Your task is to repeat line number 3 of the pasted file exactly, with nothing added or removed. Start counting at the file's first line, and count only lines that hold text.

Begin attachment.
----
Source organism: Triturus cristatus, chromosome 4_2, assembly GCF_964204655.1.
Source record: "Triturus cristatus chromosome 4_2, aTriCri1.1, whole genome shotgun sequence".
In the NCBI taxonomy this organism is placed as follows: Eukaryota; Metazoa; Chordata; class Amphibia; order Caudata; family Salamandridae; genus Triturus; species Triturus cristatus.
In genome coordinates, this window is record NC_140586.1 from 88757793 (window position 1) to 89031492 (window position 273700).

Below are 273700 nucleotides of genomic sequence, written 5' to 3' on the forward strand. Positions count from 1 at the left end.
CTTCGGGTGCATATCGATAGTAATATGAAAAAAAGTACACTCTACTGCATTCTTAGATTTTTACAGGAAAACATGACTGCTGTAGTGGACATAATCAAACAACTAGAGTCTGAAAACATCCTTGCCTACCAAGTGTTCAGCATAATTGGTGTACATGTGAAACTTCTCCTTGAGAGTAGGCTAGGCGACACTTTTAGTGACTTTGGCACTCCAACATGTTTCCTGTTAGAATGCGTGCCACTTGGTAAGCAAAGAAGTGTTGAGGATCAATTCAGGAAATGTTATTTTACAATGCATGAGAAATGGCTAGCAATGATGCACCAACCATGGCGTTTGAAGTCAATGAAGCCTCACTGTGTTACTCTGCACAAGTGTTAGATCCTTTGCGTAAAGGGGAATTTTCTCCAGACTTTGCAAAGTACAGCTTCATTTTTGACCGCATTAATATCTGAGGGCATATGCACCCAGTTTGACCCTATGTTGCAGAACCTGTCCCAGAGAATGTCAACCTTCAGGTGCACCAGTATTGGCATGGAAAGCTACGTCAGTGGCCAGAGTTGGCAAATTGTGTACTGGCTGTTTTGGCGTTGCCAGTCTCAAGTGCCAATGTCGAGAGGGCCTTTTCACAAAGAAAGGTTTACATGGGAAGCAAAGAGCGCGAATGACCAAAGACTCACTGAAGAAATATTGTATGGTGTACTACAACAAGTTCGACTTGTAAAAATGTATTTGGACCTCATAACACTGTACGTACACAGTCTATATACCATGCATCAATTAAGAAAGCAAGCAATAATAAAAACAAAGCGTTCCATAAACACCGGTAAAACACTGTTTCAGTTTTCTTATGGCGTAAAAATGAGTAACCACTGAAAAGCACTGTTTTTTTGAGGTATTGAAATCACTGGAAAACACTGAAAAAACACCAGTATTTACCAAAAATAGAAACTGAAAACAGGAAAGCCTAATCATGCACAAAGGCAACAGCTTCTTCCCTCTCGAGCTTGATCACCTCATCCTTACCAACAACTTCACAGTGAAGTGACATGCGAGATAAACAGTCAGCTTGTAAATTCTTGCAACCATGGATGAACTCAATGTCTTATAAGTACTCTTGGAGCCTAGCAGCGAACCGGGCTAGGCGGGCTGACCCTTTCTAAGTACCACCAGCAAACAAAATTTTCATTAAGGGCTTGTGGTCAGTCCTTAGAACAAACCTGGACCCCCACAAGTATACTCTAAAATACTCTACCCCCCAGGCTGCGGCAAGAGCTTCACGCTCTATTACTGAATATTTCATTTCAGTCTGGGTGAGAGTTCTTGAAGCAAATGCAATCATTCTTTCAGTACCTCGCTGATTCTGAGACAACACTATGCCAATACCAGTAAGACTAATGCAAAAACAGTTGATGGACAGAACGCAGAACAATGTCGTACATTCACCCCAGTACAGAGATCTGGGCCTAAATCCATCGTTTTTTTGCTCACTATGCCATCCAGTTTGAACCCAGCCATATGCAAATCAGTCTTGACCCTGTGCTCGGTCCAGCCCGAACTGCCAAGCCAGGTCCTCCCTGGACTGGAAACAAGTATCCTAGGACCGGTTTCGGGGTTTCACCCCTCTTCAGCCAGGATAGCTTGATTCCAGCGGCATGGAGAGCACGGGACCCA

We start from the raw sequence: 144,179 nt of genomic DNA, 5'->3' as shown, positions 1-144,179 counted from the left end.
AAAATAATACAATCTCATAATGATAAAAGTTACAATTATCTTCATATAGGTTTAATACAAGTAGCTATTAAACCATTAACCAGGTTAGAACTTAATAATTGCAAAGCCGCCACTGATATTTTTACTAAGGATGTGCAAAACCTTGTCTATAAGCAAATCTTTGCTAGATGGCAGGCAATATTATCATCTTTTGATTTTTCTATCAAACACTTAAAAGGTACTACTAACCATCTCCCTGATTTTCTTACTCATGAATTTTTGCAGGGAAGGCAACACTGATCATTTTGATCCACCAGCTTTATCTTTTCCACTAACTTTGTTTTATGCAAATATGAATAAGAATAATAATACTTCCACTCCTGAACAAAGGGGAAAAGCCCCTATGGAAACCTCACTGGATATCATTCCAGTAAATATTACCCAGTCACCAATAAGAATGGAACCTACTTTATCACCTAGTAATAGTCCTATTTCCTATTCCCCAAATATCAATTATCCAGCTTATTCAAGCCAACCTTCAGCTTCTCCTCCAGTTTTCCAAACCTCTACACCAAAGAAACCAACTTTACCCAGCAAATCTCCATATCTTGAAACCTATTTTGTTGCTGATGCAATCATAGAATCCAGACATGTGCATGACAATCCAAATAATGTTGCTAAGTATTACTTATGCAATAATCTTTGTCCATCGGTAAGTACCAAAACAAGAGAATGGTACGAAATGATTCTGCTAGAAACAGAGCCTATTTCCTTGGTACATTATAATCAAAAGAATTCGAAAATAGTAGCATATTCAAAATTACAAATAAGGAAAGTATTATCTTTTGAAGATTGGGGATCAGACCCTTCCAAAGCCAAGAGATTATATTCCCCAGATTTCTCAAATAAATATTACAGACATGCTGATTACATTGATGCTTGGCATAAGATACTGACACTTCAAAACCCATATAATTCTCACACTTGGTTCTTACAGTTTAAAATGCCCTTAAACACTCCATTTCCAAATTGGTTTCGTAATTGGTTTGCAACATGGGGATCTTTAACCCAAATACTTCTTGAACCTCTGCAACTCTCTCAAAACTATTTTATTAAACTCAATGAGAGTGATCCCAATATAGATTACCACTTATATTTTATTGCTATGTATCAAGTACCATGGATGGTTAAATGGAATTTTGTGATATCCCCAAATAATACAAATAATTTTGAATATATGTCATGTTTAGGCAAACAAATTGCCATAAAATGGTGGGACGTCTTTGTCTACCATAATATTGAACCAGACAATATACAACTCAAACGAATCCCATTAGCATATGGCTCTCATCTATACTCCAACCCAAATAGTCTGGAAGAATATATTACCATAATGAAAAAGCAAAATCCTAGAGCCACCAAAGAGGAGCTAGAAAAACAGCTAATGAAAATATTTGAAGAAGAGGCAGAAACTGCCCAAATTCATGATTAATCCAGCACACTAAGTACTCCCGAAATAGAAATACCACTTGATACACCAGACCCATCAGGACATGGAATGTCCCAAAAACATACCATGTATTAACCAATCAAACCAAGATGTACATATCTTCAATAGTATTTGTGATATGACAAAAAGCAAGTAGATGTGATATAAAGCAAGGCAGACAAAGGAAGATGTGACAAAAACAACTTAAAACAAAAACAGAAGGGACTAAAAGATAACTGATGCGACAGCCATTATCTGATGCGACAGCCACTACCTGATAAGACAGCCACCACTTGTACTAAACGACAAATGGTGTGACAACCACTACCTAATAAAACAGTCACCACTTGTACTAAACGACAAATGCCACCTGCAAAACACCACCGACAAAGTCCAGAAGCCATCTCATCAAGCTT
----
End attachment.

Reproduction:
In the NCBI taxonomy this organism is placed as follows: Eukaryota; Metazoa; Chordata; class Amphibia; order Caudata; family Salamandridae; genus Triturus; species Triturus cristatus.